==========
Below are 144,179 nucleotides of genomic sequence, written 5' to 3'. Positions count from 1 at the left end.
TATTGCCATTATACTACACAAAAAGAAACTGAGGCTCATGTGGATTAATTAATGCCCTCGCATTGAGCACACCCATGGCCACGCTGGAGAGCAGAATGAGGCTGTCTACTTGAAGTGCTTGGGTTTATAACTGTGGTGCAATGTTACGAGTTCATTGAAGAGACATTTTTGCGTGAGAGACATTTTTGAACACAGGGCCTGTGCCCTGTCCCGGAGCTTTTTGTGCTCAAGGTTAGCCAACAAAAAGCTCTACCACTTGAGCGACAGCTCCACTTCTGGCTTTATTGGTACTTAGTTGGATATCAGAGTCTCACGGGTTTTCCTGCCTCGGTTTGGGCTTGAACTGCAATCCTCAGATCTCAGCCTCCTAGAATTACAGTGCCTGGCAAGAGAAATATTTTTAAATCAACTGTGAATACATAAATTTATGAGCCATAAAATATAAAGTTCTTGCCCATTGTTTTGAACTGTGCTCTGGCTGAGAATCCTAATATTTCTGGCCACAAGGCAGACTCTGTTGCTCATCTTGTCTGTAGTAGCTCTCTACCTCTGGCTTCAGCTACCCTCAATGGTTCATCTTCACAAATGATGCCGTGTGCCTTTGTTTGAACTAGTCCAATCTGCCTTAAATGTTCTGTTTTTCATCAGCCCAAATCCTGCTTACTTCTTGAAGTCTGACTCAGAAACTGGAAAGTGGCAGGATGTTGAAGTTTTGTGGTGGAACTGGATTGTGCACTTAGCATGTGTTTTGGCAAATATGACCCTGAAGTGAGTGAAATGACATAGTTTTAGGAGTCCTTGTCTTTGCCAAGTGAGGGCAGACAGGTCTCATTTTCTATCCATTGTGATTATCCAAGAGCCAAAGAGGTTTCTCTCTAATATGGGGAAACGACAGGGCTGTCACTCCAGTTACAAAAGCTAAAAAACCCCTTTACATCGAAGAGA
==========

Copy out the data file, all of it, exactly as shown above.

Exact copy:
Below are 144,179 nucleotides of genomic sequence, written 5' to 3'. Positions count from 1 at the left end.
TATTGCCATTATACTACACAAAAAGAAACTGAGGCTCATGTGGATTAATTAATGCCCTCGCATTGAGCACACCCATGGCCACGCTGGAGAGCAGAATGAGGCTGTCTACTTGAAGTGCTTGGGTTTATAACTGTGGTGCAATGTTACGAGTTCATTGAAGAGACATTTTTGCGTGAGAGACATTTTTGAACACAGGGCCTGTGCCCTGTCCCGGAGCTTTTTGTGCTCAAGGTTAGCCAACAAAAAGCTCTACCACTTGAGCGACAGCTCCACTTCTGGCTTTATTGGTACTTAGTTGGATATCAGAGTCTCACGGGTTTTCCTGCCTCGGTTTGGGCTTGAACTGCAATCCTCAGATCTCAGCCTCCTAGAATTACAGTGCCTGGCAAGAGAAATATTTTTAAATCAACTGTGAATACATAAATTTATGAGCCATAAAATATAAAGTTCTTGCCCATTGTTTTGAACTGTGCTCTGGCTGAGAATCCTAATATTTCTGGCCACAAGGCAGACTCTGTTGCTCATCTTGTCTGTAGTAGCTCTCTACCTCTGGCTTCAGCTACCCTCAATGGTTCATCTTCACAAATGATGCCGTGTGCCTTTGTTTGAACTAGTCCAATCTGCCTTAAATGTTCTGTTTTTCATCAGCCCAAATCCTGCTTACTTCTTGAAGTCTGACTCAGAAACTGGAAAGTGGCAGGATGTTGAAGTTTTGTGGTGGAACTGGATTGTGCACTTAGCATGTGTTTTGGCAAATATGACCCTGAAGTGAGTGAAATGACATAGTTTTAGGAGTCCTTGTCTTTGCCAAGTGAGGGCAGACAGGTCTCATTTTCTATCCATTGTGATTATCCAAGAGCCAAAGAGGTTTCTCTCTAATATGGGGAAACGACAGGGCTGTCACTCCAGTTACAAAAGCTAAAAAACCCCTTTACATCGAAGAGA